\(\color{red}{\text{Answer:}}\) Right Skewed, median would best represent a typical observation, variability would be best described by IQR.

- Housing prices in a country where 25% of the houses cost below $300,000, 50% of the houses cost below $600,000, 75% of the houses cost below $900,000 and very few houses that cost more than $1,200,000.

\(\color{red}{\text{Answer:}}\) Symmertic, mean would be best representation of typical observation, standard deviaiton would be best for variability.

- Number of alcoholic drinks consumed by college students in a given week. Assume that most of these students don’t drink since they are under 21 years old, and only a few drink excessively.

\(\color{red}{\text{Answer:}}\) Left skewed, median would best represent a typical observation, variability would be best described by IQR.

- Annual salaries of the employees at a Fortune 500 company where only a few high level executives earn much higher salaries than the all other employees.

\(\color{red}{\text{Answer:}}\) Right Skewed, median would best represent a typical observation, variability would be best described by IQR.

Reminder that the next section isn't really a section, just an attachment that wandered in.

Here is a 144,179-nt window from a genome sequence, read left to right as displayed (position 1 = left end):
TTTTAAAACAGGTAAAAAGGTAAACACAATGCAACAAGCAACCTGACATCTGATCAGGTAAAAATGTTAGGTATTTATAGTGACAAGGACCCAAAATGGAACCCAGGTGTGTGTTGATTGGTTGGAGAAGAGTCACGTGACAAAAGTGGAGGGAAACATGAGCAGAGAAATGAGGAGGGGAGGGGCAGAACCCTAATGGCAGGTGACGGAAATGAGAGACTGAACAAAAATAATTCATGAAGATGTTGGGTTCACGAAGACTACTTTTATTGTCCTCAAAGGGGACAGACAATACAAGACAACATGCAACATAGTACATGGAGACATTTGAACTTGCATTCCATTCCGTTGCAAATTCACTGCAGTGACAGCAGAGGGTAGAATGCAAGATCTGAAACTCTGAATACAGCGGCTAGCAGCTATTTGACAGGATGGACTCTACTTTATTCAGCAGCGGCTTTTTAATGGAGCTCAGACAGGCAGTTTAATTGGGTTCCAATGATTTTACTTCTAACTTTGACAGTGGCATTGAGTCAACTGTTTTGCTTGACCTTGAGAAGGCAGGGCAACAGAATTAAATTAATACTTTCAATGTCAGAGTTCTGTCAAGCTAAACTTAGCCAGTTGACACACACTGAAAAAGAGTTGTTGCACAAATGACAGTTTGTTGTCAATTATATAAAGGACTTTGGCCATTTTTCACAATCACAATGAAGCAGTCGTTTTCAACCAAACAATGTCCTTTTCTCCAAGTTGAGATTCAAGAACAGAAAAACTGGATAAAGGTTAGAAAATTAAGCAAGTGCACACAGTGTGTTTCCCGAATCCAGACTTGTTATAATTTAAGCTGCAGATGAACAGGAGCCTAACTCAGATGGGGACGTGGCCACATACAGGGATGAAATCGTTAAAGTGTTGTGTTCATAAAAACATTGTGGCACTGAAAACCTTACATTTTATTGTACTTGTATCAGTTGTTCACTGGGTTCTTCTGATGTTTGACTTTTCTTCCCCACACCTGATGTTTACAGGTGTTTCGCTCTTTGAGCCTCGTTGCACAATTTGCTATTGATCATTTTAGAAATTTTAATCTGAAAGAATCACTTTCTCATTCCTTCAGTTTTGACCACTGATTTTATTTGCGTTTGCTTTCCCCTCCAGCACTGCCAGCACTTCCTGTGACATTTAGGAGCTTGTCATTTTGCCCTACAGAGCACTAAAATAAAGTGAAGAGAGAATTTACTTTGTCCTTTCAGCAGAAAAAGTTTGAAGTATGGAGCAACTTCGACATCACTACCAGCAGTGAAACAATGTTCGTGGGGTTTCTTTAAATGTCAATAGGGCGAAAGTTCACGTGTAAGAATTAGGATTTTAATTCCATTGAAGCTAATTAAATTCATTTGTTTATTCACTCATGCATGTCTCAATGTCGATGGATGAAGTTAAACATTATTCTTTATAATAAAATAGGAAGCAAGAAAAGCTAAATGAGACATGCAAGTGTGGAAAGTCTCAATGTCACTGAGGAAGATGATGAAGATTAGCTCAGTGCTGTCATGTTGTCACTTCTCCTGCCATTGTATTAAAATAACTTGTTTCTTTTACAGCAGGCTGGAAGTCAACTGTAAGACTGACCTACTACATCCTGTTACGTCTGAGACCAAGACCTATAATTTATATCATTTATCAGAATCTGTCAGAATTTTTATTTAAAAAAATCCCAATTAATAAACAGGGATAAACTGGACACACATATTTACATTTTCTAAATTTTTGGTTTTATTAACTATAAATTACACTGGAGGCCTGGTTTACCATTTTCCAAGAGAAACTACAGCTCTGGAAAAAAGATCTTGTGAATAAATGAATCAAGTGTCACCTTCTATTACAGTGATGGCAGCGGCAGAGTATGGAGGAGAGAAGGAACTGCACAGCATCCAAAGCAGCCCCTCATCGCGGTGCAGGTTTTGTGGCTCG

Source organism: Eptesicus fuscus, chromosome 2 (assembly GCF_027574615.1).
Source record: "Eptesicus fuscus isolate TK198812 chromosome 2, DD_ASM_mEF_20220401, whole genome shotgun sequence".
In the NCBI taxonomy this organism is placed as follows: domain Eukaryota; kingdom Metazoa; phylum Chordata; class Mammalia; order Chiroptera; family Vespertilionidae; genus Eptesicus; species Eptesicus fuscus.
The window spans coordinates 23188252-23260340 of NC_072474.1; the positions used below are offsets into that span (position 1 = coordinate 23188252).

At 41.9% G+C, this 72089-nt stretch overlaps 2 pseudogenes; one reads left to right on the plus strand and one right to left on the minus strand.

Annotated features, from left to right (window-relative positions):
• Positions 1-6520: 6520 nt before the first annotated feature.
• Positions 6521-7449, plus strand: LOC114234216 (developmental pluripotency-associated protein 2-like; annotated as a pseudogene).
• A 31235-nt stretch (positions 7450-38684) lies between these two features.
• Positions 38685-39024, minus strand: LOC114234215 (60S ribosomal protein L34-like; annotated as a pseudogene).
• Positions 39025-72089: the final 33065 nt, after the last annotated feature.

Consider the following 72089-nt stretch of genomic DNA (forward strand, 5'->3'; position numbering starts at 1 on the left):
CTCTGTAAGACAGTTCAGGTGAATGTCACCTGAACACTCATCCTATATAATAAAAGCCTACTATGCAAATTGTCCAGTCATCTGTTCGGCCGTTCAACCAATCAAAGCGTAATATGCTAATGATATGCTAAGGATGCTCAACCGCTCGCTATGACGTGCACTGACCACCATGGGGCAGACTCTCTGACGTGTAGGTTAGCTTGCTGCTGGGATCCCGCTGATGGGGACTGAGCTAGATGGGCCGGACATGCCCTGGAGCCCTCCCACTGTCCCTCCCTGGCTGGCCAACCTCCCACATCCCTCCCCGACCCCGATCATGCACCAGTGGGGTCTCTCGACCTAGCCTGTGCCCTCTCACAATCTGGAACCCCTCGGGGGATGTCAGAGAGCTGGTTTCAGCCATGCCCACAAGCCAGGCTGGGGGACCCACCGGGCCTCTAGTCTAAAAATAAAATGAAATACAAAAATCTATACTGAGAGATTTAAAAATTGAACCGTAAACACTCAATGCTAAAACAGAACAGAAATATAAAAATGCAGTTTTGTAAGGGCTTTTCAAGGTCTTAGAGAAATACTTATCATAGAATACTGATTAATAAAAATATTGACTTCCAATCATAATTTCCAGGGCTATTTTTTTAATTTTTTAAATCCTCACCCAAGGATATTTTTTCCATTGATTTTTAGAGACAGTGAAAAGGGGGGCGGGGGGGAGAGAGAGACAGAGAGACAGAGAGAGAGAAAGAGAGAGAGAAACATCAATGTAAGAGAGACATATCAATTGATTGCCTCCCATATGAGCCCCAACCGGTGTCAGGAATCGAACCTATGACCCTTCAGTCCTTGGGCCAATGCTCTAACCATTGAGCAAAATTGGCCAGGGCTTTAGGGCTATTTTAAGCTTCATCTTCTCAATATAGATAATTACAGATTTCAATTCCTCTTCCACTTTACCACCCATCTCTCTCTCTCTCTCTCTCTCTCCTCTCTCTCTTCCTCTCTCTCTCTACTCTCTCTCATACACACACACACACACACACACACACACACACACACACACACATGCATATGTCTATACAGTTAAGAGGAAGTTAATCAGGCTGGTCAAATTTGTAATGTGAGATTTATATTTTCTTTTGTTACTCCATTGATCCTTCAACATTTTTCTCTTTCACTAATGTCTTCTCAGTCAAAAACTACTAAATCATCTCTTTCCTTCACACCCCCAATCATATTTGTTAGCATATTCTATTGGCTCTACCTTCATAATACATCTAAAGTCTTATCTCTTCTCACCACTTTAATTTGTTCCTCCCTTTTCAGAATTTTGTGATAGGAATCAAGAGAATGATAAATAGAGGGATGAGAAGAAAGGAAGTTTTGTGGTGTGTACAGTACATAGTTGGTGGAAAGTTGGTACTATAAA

1.70 Heart transplants. The Stanford University Heart Transplant Study was conducted to determine whether an experimental heart transplant program increased lifespan. Each patient entering the program was designated an o

`library(openintro)`

`## Please visit openintro.org for free statistics materials`

```
##
## Attaching package: 'openintro'
```

```
## The following objects are masked from 'package:datasets':
##
## cars, trees
```

`data(heartTr)`

- Based on the mosaic plot, is survival independent of whether or not the patient got a transplant? Explain your reasoning.

\(\color{red}{\text{Answer:}}\)

Mosaic plot suggeste there is a dependency between survival rate and whether the patient got the transplant. The proportion of survivers who got the transplant treatment appears to be significantly higher on the plot.

- What do the box plots below suggest about the efficacy (effectiveness) of the heart transplant treatment.

\(\color{red}{\text{Answer:}}\)

The boxplots also suggest that heart transplant treatment is effective. All the date assiciated with survival time of patients with heart transplant shows that it is meaningfully longer than the the control group.

- What proportion of patients in the treatment group and what proportion of patients in the control group died?

\(\color{red}{\text{Answer:}}\)

```
mytable <- as.data.frame(table(heartTr$survived, heartTr$transplant))